Welcome to Pilot Perception, our feature in which we break down the first episode of each new show in order to help you decide whether it’s worth your time.
The Pedigree: These characters are, of course, Jim Henson’s creation; this particular incarnation was created by Bob Kushell (Suburgatory, Anger Management) and Bill Prady (The Big Bang Theory — but also a bunch of Jim Henson productions from the ’80s). They wrote this first episode, which was directed by Randall Einhorn (The Red Road, It’s Always Sunny in Philadelphia). The three of them executive produce along with Bill Barretta (a long-time Muppets voice actor and producer), Debbie McClellan, and Kyle Laughlin.
The Cast & How You Know Them: It’s tempting to cite the main Muppets as though they’re real — you might know Kermit from his work in The Muppet Christmas Carol! — but no. We are adults and we are taking a stand. They are fictional, and you know their voice actors primarily from these and other puppet-related roles.
The Premise: The Muppets is a documentary-style workplace comedy set behind the scenes at Miss Piggy’s late night show — which is executive produced by her ex, Kermit, and staffed by all the familiar Muppet faces you (presumably) love.
What Works: I liked this way more than I’d expected; I was wary based on everything I’d read, but I found this to be much less of a departure from my personal Muppet worldview, at least, than a lot of reviews had suggested. I love behind-the-scenes shows like this in general, and thought the jokes around that — the writers’ room, network notes, guest star booking — worked nicely. Fozzie’s plotline this episode was a nice encapsulation of what I hope the show can do regularly — funny, poking at social issues, a great cameo (here Jere Burns) — as he met the speciesist parents of his human girlfriend. I found the Kermit/Miss Piggy breakup scene to be genuinely moving, and as usual, I like when my comedies make me cry. And really? They had me at the Dancing with the Czars sketch. DANCING WITH THE CZARS. COME ON. How could you not love it?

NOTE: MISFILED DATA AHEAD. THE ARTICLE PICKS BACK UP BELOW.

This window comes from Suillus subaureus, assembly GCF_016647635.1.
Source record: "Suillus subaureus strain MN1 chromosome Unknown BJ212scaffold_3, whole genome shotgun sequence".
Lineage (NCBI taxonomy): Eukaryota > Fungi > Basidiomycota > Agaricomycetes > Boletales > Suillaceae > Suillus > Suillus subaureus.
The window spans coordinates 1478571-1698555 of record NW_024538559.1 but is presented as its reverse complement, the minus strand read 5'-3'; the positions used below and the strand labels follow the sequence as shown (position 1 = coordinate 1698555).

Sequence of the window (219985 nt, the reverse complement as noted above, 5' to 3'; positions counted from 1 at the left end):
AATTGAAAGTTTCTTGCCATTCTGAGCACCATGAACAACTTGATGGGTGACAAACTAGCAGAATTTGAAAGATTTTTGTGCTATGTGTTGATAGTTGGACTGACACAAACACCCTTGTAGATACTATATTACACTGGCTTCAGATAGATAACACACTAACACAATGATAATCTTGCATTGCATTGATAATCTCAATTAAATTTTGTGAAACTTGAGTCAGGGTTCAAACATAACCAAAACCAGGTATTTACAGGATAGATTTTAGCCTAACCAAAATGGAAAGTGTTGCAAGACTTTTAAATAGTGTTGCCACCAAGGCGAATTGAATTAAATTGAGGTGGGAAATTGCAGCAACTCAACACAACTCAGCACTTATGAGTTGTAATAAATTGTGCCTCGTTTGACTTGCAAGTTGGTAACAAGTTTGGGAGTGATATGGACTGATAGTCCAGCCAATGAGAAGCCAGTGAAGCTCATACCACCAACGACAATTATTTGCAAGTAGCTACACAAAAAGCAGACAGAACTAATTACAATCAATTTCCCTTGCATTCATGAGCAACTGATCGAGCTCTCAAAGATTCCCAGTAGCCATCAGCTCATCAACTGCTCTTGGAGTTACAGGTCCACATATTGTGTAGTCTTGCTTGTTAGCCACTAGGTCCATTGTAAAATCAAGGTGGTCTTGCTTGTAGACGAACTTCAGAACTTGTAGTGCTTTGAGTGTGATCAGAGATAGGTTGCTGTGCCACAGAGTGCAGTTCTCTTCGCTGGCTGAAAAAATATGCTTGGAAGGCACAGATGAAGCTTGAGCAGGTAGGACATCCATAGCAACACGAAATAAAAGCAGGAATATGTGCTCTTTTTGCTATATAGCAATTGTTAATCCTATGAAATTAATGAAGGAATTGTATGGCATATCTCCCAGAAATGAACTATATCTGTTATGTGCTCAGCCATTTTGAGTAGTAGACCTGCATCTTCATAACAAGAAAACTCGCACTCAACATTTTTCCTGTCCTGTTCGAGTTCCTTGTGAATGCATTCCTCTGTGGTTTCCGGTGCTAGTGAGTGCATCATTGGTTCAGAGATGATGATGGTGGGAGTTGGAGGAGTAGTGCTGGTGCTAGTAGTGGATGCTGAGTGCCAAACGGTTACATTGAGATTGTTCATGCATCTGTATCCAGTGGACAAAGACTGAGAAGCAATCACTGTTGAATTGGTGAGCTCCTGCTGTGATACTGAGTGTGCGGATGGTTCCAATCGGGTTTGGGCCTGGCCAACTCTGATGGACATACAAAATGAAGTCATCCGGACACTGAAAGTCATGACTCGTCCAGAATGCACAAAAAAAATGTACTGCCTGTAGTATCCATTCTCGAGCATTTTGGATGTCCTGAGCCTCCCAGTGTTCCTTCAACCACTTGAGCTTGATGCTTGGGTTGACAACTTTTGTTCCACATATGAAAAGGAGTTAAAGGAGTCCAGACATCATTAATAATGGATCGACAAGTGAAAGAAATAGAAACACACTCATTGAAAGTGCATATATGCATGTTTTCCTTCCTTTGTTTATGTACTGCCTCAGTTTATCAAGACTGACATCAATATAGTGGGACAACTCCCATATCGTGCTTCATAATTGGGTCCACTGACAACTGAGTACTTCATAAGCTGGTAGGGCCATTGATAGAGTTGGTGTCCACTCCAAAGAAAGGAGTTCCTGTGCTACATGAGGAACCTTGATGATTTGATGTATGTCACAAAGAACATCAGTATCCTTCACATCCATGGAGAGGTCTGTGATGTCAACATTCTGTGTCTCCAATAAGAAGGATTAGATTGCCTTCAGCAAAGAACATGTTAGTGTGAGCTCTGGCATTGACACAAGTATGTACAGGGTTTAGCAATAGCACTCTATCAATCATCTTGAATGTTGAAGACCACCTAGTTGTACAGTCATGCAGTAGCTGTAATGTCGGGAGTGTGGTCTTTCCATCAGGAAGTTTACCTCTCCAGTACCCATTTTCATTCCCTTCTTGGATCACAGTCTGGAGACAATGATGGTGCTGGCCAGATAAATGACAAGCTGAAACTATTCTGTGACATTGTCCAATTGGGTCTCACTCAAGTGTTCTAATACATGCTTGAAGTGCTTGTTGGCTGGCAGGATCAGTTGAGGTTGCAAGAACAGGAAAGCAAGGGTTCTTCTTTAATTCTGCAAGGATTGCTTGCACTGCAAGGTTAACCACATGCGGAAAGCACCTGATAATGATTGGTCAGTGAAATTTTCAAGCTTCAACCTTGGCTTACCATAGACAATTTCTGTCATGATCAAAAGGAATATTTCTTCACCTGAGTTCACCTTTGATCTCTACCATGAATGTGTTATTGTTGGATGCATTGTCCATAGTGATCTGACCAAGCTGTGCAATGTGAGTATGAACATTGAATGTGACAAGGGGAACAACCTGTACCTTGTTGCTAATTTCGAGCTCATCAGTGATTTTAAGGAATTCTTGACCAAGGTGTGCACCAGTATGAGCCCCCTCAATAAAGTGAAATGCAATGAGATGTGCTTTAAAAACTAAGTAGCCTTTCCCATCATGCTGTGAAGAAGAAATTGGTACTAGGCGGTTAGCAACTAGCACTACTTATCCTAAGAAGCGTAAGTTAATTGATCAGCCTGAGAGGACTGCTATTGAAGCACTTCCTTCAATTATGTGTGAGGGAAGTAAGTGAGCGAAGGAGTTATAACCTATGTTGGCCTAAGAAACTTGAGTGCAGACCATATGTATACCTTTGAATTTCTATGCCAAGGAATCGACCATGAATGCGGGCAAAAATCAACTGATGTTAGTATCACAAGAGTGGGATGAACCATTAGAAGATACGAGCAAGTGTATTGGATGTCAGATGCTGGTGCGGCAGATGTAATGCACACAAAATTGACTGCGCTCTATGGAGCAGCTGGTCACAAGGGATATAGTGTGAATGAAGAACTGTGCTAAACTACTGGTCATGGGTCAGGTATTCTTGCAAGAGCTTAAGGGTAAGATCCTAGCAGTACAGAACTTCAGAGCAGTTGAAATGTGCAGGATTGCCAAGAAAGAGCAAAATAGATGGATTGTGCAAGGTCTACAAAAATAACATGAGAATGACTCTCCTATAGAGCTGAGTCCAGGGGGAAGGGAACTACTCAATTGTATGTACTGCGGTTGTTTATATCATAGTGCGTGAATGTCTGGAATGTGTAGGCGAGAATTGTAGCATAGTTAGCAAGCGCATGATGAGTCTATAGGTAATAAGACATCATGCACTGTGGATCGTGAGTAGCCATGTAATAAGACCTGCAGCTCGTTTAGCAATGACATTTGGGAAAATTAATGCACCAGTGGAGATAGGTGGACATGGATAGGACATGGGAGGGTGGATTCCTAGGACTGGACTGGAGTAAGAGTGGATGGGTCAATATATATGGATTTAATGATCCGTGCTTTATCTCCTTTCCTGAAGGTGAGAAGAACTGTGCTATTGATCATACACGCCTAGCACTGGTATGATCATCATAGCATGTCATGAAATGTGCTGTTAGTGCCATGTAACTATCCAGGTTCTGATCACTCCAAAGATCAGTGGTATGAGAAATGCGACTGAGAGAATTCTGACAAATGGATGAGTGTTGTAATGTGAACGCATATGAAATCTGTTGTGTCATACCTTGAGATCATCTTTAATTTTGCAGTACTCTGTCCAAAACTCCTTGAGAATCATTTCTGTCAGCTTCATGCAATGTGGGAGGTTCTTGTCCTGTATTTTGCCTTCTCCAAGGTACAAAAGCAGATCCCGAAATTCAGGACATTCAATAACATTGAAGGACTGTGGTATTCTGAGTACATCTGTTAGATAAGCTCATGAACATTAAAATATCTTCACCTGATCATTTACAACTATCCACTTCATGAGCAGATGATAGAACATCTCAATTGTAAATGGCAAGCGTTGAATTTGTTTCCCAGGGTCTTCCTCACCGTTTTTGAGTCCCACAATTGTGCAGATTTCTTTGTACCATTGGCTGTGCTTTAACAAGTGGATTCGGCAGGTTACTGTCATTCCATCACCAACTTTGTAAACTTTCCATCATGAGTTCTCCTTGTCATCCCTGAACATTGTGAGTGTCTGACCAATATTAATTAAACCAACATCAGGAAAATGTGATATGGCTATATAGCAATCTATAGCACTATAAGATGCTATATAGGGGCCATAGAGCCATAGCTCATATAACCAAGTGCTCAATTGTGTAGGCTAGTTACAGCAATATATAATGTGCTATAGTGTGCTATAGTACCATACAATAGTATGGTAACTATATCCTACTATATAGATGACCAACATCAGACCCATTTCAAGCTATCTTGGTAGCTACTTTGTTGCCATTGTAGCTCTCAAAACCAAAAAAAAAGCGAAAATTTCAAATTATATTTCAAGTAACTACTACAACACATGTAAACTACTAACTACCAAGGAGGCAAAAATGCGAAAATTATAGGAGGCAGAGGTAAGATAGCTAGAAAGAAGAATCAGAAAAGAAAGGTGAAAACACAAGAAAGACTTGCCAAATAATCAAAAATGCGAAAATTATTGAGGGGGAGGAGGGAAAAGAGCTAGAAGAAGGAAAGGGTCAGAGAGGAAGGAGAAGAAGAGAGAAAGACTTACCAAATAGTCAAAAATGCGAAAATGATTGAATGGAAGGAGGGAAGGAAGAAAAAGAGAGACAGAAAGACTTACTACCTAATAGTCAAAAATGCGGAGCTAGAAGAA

What Doesn’t: Some of this has an edge that might be a little nastier than necessary, and I could do without the constant fat-shaming jokes, most directed at Miss Piggy. The tone is, in general, a bit uneven, and some of the jokes don’t work — we’ll see whether the show finds its feet in coming weeks. Most of the Elizabeth Banks stuff fell flat for me this week, and it will be interesting to see to what extent the enjoyability of each episode depends on the guest star(s). (Next week Miss Piggy is interviewing writer Reza Aslan, and it seems like that could be great or terrible.)
Our Favorite Line: “When your online profile says ‘Passionate bear looking for love,’ you get a lot of wrong responses. Not wrong. Just wrong for me.”
You Might Like This if you like the Muppets, it’s tempting to say, but I don’t think that’s quite true – as with many reboots and adaptations, if you REALLY love the source material, you may be turned off by the changes. This show probably works best if you, like me, like The Muppets but don’t feel that watching Kermit date other people pigs, say, would retroactively ruin your childhood. This new show is drawing a lot of comparisons to The Office, but what it most reminded me of was Studio 60 on the Sunset Strip — late night TV! Exes working together!
(Photo courtesy of ABC.)